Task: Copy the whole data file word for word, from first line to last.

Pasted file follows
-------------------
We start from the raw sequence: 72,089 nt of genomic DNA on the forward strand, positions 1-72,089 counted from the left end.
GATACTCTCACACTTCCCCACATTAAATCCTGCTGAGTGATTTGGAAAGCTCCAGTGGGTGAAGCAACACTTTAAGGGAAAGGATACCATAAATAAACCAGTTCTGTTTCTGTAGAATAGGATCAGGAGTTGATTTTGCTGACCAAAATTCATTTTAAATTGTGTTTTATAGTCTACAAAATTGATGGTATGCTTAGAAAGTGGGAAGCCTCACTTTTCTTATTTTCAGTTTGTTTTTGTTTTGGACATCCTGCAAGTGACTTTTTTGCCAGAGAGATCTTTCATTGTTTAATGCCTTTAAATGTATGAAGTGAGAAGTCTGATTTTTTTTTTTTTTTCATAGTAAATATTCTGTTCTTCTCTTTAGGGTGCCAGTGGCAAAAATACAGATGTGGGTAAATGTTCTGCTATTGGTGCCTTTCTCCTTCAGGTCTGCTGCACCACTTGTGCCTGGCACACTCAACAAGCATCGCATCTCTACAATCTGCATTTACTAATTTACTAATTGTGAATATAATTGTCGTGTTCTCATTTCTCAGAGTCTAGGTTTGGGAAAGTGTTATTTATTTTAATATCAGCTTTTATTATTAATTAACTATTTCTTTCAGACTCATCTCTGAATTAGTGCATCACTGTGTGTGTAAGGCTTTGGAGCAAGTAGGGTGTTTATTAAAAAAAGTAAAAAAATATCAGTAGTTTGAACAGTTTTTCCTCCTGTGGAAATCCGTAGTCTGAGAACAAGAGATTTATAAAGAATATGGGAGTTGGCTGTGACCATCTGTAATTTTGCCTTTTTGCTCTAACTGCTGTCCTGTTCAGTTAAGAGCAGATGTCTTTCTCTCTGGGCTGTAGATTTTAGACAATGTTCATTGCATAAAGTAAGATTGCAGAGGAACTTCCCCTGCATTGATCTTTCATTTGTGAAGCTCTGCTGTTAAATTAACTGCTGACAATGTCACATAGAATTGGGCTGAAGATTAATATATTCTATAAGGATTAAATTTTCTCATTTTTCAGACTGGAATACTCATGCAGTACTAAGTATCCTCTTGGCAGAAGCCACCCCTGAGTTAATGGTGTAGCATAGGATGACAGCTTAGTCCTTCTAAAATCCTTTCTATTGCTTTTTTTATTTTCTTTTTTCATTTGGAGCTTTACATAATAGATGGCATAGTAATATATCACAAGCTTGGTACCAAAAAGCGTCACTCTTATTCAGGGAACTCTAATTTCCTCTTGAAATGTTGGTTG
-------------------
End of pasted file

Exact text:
We start from the raw sequence: 72,089 nt of genomic DNA on the forward strand, positions 1-72,089 counted from the left end.
GATACTCTCACACTTCCCCACATTAAATCCTGCTGAGTGATTTGGAAAGCTCCAGTGGGTGAAGCAACACTTTAAGGGAAAGGATACCATAAATAAACCAGTTCTGTTTCTGTAGAATAGGATCAGGAGTTGATTTTGCTGACCAAAATTCATTTTAAATTGTGTTTTATAGTCTACAAAATTGATGGTATGCTTAGAAAGTGGGAAGCCTCACTTTTCTTATTTTCAGTTTGTTTTTGTTTTGGACATCCTGCAAGTGACTTTTTTGCCAGAGAGATCTTTCATTGTTTAATGCCTTTAAATGTATGAAGTGAGAAGTCTGATTTTTTTTTTTTTTTCATAGTAAATATTCTGTTCTTCTCTTTAGGGTGCCAGTGGCAAAAATACAGATGTGGGTAAATGTTCTGCTATTGGTGCCTTTCTCCTTCAGGTCTGCTGCACCACTTGTGCCTGGCACACTCAACAAGCATCGCATCTCTACAATCTGCATTTACTAATTTACTAATTGTGAATATAATTGTCGTGTTCTCATTTCTCAGAGTCTAGGTTTGGGAAAGTGTTATTTATTTTAATATCAGCTTTTATTATTAATTAACTATTTCTTTCAGACTCATCTCTGAATTAGTGCATCACTGTGTGTGTAAGGCTTTGGAGCAAGTAGGGTGTTTATTAAAAAAAGTAAAAAAATATCAGTAGTTTGAACAGTTTTTCCTCCTGTGGAAATCCGTAGTCTGAGAACAAGAGATTTATAAAGAATATGGGAGTTGGCTGTGACCATCTGTAATTTTGCCTTTTTGCTCTAACTGCTGTCCTGTTCAGTTAAGAGCAGATGTCTTTCTCTCTGGGCTGTAGATTTTAGACAATGTTCATTGCATAAAGTAAGATTGCAGAGGAACTTCCCCTGCATTGATCTTTCATTTGTGAAGCTCTGCTGTTAAATTAACTGCTGACAATGTCACATAGAATTGGGCTGAAGATTAATATATTCTATAAGGATTAAATTTTCTCATTTTTCAGACTGGAATACTCATGCAGTACTAAGTATCCTCTTGGCAGAAGCCACCCCTGAGTTAATGGTGTAGCATAGGATGACAGCTTAGTCCTTCTAAAATCCTTTCTATTGCTTTTTTTATTTTCTTTTTTCATTTGGAGCTTTACATAATAGATGGCATAGTAATATATCACAAGCTTGGTACCAAAAAGCGTCACTCTTATTCAGGGAACTCTAATTTCCTCTTGAAATGTTGGTTG